Woman ‘has intercourse with student,’ then gets …

By WND Staff

Erin Kathleen Queen

An Oklahoma high-school teacher charged with raping her 17-year-student is getting no jail time, leaving the parents of her victim stunned and outraged.

Erin Kathleen Queen of Sand Springs, Okla., was arrested March 17, 2012, after she was found at the Candlewood Suites hotel in Tulsa with the teen son of Shasta and Adam Belty. Queen was a 27-year-old English teacher at Charles Page High School at the time.

Although Queen was originally charged with second-degree rape and contributing to the delinquency of a minor for supplying the boy with vodka, the case was dismissed this month when Queen pleaded guilty to a different felony count of contributing to the delinquency of a minor.

She received three years of probation, was fined $600 and ordered to surrender her teacher’s license.

Read the WND story that started it all! The big list: Female teachers with students

According to Title 21, Section 1115 of the Oklahoma Statutes, sex may be considered rape if “… the victim is at least sixteen (16) years of age and is less than eighteen (18) years of age and is a student, or under the legal custody or supervision of any public or private elementary or secondary school, junior high or high school, or public vocational school, and engages in sexual intercourse with a person who is eighteen (18) years of age or older and is an employee of the same school system.”

On March 21, Tulsa County District Judge William Kellough gave Queen a three-year suspended sentence with no prison time and no community service hours.

The outcome has the teen’s parents livid.

“I think it’s crap,” Adam Belty told the Tulsa World. “Should it be rape? No. Should she be charged with a sexual count for something? Yes, but the way (it) was explained, there’s no count (less than) second-degree rape that they can charge her with.”

“It’s very frustrating to us that she basically got a slap on the wrist,” said the boy’s mother, Shasta Belty.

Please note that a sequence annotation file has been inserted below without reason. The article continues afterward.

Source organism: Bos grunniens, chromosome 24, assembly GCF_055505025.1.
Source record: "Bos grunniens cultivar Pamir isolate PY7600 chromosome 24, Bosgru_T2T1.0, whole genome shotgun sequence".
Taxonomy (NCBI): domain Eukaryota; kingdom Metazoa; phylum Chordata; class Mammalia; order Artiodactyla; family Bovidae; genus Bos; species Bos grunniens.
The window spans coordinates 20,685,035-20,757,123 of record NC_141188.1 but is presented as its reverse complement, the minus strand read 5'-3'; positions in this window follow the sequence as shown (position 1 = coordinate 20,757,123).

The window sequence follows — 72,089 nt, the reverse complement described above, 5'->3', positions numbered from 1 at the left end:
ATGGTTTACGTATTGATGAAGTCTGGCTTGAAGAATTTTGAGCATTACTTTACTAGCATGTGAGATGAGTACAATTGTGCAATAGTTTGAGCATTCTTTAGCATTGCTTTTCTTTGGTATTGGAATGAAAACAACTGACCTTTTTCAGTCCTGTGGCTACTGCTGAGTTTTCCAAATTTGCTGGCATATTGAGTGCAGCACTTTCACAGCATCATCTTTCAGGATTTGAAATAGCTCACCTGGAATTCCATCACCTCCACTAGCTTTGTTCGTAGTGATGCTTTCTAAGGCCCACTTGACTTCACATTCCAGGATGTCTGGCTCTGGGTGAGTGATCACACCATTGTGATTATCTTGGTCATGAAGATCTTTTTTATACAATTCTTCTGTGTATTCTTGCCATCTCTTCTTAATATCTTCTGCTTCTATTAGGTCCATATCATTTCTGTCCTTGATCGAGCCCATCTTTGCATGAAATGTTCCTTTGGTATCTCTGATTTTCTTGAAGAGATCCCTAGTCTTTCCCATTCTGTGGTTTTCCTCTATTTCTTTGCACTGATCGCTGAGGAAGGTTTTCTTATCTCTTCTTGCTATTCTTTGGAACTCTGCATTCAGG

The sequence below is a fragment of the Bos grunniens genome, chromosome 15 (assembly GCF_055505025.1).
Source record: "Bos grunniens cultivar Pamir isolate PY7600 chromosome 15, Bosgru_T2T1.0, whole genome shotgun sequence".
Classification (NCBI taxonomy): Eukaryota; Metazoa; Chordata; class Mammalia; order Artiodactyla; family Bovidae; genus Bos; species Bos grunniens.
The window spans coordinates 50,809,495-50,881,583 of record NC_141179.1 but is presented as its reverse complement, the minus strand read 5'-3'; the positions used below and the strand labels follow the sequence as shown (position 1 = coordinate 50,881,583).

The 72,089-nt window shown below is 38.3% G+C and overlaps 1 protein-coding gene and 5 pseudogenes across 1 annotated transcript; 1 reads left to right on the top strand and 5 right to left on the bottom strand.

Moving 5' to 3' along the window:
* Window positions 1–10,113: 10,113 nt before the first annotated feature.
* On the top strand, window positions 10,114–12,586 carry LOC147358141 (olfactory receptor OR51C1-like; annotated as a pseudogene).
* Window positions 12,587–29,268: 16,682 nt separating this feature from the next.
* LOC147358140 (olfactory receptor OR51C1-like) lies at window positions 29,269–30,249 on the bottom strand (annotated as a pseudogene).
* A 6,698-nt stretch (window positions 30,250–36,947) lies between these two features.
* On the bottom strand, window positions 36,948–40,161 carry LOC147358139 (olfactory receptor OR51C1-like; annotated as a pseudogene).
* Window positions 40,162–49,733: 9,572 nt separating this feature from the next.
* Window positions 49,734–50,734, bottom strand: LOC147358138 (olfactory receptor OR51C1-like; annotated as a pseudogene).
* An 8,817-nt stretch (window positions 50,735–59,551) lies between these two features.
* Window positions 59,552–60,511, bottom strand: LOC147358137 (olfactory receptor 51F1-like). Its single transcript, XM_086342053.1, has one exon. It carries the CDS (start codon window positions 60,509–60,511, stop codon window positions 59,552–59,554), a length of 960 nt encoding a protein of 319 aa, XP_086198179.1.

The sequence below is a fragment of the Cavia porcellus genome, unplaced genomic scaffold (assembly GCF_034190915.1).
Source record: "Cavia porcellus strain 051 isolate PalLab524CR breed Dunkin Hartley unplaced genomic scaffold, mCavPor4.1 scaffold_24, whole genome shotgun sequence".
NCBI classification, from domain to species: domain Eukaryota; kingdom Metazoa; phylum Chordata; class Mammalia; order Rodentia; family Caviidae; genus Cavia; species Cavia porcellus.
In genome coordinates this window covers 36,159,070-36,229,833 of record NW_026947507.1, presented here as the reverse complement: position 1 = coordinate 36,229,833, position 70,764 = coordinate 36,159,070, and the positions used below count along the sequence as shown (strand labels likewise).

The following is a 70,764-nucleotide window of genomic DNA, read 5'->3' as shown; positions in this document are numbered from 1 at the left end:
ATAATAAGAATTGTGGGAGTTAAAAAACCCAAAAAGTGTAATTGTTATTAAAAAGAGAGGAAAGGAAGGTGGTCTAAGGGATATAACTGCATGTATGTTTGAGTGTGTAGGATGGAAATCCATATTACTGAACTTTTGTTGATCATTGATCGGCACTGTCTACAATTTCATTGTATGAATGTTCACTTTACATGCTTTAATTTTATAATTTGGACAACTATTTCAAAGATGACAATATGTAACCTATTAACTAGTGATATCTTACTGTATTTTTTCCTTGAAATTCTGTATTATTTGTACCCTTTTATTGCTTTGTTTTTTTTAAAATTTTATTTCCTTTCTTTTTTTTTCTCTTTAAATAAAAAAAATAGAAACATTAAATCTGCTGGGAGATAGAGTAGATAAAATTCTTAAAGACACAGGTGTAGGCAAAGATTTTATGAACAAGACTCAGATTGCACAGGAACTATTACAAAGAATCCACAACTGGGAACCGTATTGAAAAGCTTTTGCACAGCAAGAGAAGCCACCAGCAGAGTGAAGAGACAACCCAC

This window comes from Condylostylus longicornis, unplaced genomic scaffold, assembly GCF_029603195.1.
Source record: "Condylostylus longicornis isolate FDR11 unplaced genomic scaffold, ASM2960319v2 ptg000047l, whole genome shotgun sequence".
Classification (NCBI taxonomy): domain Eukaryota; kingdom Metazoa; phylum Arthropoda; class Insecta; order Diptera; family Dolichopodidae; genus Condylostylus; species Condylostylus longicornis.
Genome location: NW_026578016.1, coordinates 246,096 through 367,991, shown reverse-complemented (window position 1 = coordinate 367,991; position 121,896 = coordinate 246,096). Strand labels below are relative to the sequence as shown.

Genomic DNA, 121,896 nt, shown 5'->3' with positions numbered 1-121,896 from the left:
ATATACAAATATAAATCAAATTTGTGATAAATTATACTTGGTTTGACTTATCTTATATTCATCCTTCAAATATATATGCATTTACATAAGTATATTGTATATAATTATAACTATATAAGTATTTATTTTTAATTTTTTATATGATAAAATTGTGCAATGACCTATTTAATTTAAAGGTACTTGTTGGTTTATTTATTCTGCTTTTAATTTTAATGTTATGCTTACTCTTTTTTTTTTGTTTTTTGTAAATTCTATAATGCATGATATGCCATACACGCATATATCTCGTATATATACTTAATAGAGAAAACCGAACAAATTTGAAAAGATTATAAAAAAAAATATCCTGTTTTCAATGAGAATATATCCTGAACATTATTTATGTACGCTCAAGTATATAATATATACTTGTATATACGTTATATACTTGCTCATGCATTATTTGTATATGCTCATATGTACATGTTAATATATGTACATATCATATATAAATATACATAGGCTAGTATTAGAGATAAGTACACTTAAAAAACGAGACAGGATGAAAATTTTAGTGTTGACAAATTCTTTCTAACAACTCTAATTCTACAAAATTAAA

“I cussed. I cried. I totally disagreed with it. (Assistant District Attorney Amanda Self) was under the impression that we were OK with a conviction as long as (Queen) never taught again. Well, we were OK with a conviction of the second-degree rape … or something that represents the sexual misconduct.”

The paper reports: “Within hours of Queen’s arrest, it seemed to the Beltys that the whole town of Sand Springs knew what had happened. Their son’s social circle grew smaller as friends and potential prom dates were prohibited from socializing with him. And as the lengthy legal process wore on, the options for his freshman year of college were limited by proximity so he could comply with subpoenas for his testimony.”

Erin Queen allegedly had sex with her 17-year-old student at the Candlewood Suites in Tulsa, Okla.

Shasta Belty says her son’s senior year was completely tainted.

“People look at this as, ‘I don’t know why he’s complaining,’ you know? They haven’t been in our shoes. … They know nothing about it,” she said.

Mrs. Belty told KTUL-TV she learned of the sexual relationship with a phone call to her son.

“He was reluctant to tell me but then he told me he was with Ms. Queen, Erin Queen. And I thought that name sounds familiar. And he said, ‘Mom, it’s my 5th-hour English teacher.’ And I died as a parent,” she told the station.

The Tulsa World reports the Beltys don’t believe current law in Oklahoma properly addresses offenses by female teachers, and “they think the legal system hesitates to call a consensual relationship between a student and teacher – especially a student and a female teacher – rape.”

“If they’re not going to punish this law to the fullest extent of it, then there should be (a law against) sexual misconduct with students,” Shasta Belty said. “There should be something.”

The district attorney’s office disagrees with the Beltys, claiming justice has been served.

“We believe a felony conviction holds this teacher accountable under the circumstances of this case,” the office said. “After speaking to the victim and the family, our office decided this was in the best interests of justice.”

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